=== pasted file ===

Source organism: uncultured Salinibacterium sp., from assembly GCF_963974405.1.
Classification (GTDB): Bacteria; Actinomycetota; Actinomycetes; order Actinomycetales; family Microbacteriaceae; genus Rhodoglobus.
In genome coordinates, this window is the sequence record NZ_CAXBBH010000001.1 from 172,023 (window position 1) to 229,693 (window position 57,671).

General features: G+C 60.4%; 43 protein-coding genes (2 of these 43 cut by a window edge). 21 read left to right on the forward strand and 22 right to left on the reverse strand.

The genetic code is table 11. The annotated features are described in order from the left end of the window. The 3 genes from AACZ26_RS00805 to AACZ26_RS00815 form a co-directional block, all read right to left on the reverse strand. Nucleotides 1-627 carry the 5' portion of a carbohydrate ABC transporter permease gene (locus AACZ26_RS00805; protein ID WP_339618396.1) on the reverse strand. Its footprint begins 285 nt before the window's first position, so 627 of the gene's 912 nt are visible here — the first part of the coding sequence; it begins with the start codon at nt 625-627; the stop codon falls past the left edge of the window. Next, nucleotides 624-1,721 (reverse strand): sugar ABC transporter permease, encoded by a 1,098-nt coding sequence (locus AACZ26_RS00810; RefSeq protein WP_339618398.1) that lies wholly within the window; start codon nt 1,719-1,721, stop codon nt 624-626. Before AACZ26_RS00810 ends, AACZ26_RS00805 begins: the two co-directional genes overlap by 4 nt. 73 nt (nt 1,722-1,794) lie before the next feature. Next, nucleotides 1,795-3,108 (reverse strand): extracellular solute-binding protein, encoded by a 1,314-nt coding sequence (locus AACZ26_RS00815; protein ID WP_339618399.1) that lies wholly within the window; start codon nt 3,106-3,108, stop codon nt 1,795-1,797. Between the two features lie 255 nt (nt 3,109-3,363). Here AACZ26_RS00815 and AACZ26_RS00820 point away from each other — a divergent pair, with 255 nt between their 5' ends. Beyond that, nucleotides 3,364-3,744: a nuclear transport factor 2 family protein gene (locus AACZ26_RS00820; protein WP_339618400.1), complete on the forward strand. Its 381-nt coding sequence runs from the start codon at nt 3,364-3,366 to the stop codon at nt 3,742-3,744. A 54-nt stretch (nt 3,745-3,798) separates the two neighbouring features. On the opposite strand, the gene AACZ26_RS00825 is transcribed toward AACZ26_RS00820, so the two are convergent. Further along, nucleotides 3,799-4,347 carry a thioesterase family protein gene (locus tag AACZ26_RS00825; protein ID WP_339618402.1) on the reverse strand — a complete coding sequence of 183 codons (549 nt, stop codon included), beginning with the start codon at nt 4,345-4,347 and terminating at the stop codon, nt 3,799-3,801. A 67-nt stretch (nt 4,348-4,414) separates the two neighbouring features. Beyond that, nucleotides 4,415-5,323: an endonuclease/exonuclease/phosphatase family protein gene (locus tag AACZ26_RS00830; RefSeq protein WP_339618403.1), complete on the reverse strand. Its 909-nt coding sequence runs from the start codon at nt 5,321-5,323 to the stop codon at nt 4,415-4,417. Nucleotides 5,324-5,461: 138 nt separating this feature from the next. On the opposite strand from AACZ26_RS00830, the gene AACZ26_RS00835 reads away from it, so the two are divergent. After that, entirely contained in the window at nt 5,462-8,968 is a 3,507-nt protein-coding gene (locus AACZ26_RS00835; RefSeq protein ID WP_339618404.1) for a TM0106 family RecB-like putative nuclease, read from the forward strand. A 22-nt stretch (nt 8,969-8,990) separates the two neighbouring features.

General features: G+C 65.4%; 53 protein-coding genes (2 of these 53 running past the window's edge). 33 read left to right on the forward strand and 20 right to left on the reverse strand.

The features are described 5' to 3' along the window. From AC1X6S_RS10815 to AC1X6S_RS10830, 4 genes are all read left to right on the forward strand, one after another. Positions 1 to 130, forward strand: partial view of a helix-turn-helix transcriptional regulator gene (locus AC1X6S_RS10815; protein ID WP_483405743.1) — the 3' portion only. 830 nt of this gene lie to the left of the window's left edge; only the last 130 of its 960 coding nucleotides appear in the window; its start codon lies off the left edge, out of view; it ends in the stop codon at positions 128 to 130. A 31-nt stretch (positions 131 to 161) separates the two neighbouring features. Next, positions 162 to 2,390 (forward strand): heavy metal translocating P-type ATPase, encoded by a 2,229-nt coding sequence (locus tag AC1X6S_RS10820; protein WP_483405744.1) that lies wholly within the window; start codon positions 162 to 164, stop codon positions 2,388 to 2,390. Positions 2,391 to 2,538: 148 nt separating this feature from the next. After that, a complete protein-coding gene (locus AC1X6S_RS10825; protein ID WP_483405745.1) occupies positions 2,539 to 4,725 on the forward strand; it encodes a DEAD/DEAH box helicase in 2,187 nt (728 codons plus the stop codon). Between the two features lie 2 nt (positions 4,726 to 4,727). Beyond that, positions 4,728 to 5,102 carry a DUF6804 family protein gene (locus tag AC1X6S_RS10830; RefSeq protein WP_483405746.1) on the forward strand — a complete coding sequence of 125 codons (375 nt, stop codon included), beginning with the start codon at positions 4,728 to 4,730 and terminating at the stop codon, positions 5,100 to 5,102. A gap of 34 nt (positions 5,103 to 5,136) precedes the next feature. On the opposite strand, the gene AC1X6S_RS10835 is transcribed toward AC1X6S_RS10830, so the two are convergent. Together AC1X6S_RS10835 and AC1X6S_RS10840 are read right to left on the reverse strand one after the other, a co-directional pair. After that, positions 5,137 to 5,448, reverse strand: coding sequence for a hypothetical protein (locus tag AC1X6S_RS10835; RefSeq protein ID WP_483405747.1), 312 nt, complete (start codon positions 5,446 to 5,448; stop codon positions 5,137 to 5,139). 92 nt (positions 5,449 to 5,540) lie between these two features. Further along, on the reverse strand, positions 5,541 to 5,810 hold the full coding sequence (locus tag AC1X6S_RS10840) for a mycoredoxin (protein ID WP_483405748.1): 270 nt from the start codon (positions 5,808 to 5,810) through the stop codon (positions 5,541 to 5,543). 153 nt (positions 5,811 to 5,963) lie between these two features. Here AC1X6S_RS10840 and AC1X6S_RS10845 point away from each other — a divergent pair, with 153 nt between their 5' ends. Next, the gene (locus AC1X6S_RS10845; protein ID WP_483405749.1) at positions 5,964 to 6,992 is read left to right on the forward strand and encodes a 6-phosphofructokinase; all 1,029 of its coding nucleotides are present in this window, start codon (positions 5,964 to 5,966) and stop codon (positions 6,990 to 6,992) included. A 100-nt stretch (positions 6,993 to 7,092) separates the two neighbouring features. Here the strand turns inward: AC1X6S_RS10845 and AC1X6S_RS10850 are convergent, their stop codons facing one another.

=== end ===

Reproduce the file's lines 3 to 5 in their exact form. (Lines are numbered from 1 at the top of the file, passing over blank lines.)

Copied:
In genome coordinates, this window is the sequence record NZ_CAXBBH010000001.1 from 172,023 (window position 1) to 229,693 (window position 57,671).

General features: G+C 60.4%; 43 protein-coding genes (2 of these 43 cut by a window edge). 21 read left to right on the forward strand and 22 right to left on the reverse strand.

The genetic code is table 11. The annotated features are described in order from the left end of the window. The 3 genes from AACZ26_RS00805 to AACZ26_RS00815 form a co-directional block, all read right to left on the reverse strand. Nucleotides 1-627 carry the 5' portion of a carbohydrate ABC transporter permease gene (locus AACZ26_RS00805; protein ID WP_339618396.1) on the reverse strand. Its footprint begins 285 nt before the window's first position, so 627 of the gene's 912 nt are visible here — the first part of the coding sequence; it begins with the start codon at nt 625-627; the stop codon falls past the left edge of the window. Next, nucleotides 624-1,721 (reverse strand): sugar ABC transporter permease, encoded by a 1,098-nt coding sequence (locus AACZ26_RS00810; RefSeq protein WP_339618398.1) that lies wholly within the window; start codon nt 1,719-1,721, stop codon nt 624-626. Before AACZ26_RS00810 ends, AACZ26_RS00805 begins: the two co-directional genes overlap by 4 nt. 73 nt (nt 1,722-1,794) lie before the next feature. Next, nucleotides 1,795-3,108 (reverse strand): extracellular solute-binding protein, encoded by a 1,314-nt coding sequence (locus AACZ26_RS00815; protein ID WP_339618399.1) that lies wholly within the window; start codon nt 3,106-3,108, stop codon nt 1,795-1,797. Between the two features lie 255 nt (nt 3,109-3,363). Here AACZ26_RS00815 and AACZ26_RS00820 point away from each other — a divergent pair, with 255 nt between their 5' ends. Beyond that, nucleotides 3,364-3,744: a nuclear transport factor 2 family protein gene (locus AACZ26_RS00820; protein WP_339618400.1), complete on the forward strand. Its 381-nt coding sequence runs from the start codon at nt 3,364-3,366 to the stop codon at nt 3,742-3,744. A 54-nt stretch (nt 3,745-3,798) separates the two neighbouring features. On the opposite strand, the gene AACZ26_RS00825 is transcribed toward AACZ26_RS00820, so the two are convergent. Further along, nucleotides 3,799-4,347 carry a thioesterase family protein gene (locus tag AACZ26_RS00825; protein ID WP_339618402.1) on the reverse strand — a complete coding sequence of 183 codons (549 nt, stop codon included), beginning with the start codon at nt 4,345-4,347 and terminating at the stop codon, nt 3,799-3,801. A 67-nt stretch (nt 4,348-4,414) separates the two neighbouring features. Beyond that, nucleotides 4,415-5,323: an endonuclease/exonuclease/phosphatase family protein gene (locus tag AACZ26_RS00830; RefSeq protein WP_339618403.1), complete on the reverse strand. Its 909-nt coding sequence runs from the start codon at nt 5,321-5,323 to the stop codon at nt 4,415-4,417. Nucleotides 5,324-5,461: 138 nt separating this feature from the next. On the opposite strand from AACZ26_RS00830, the gene AACZ26_RS00835 reads away from it, so the two are divergent. After that, entirely contained in the window at nt 5,462-8,968 is a 3,507-nt protein-coding gene (locus AACZ26_RS00835; RefSeq protein ID WP_339618404.1) for a TM0106 family RecB-like putative nuclease, read from the forward strand. A 22-nt stretch (nt 8,969-8,990) separates the two neighbouring features.